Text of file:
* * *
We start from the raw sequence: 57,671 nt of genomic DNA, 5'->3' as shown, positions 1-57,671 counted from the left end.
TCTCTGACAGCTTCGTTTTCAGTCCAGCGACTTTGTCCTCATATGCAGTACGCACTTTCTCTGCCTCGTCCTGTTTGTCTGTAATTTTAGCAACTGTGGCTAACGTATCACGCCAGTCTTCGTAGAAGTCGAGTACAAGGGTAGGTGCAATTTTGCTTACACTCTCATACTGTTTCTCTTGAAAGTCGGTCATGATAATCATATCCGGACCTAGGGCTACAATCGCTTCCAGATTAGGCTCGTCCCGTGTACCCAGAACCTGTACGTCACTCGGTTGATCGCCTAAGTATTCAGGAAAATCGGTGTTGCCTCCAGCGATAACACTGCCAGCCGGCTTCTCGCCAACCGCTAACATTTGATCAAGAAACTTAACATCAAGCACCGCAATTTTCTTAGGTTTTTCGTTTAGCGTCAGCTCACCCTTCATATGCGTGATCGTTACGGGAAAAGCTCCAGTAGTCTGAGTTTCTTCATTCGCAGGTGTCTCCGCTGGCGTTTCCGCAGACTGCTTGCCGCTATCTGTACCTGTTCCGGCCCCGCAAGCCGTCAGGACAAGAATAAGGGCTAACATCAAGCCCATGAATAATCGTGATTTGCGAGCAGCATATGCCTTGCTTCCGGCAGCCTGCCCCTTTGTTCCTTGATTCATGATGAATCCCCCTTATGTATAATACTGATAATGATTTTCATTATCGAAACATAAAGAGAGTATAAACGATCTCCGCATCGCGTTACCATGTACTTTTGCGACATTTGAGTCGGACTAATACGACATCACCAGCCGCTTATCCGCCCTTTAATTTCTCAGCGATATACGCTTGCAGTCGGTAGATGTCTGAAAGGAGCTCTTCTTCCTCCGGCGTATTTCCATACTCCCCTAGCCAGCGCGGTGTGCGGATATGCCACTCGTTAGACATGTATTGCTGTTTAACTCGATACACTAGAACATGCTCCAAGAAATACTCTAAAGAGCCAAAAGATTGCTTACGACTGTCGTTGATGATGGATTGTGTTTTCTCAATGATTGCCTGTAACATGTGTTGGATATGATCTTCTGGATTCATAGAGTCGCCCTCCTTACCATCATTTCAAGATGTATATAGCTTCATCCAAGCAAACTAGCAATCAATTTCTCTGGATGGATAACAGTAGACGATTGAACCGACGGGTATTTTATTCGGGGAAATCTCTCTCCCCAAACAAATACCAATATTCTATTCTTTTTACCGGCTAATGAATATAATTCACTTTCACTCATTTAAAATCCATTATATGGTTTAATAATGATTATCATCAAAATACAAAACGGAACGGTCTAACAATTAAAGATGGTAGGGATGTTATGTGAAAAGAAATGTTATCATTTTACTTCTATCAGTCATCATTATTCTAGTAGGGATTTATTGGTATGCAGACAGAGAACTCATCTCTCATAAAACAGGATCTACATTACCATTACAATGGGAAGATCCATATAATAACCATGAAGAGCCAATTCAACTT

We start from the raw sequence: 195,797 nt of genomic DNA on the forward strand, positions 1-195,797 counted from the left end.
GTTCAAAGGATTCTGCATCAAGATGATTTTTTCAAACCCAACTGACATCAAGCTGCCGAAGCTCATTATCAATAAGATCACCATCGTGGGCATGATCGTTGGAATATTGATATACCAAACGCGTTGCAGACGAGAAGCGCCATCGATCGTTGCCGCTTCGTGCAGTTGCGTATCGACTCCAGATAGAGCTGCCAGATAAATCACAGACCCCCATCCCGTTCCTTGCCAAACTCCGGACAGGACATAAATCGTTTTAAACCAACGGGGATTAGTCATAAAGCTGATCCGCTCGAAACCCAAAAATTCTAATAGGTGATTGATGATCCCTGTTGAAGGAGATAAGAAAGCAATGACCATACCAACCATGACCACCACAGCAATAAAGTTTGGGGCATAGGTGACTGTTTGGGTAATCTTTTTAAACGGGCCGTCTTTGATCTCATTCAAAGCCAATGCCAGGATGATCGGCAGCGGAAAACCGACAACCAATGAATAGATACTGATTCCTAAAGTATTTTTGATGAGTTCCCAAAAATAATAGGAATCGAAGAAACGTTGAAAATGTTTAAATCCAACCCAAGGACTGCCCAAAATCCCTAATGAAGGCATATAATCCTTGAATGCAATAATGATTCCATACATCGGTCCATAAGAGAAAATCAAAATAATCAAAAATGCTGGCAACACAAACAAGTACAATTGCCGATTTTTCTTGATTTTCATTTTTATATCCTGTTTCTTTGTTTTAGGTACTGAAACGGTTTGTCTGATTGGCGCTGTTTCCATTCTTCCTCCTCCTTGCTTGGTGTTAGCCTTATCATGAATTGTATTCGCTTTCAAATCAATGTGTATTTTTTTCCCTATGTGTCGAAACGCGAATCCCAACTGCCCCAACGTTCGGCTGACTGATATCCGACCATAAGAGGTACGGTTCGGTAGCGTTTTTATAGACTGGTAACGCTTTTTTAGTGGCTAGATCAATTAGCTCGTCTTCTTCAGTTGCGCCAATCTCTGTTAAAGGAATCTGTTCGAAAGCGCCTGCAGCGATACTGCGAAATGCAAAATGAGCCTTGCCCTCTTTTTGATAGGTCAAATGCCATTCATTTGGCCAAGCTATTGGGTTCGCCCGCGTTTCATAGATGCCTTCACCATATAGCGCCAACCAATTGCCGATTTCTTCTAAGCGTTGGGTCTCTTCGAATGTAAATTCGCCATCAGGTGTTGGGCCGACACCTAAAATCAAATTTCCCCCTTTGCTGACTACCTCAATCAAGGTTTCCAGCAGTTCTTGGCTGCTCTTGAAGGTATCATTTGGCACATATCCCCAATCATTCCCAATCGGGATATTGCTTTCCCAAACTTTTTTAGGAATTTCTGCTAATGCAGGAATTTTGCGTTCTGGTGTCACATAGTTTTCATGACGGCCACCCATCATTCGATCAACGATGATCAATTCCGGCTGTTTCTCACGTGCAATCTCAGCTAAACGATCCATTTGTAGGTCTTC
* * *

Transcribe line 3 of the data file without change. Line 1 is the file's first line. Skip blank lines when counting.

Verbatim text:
We start from the raw sequence: 195,797 nt of genomic DNA on the forward strand, positions 1-195,797 counted from the left end.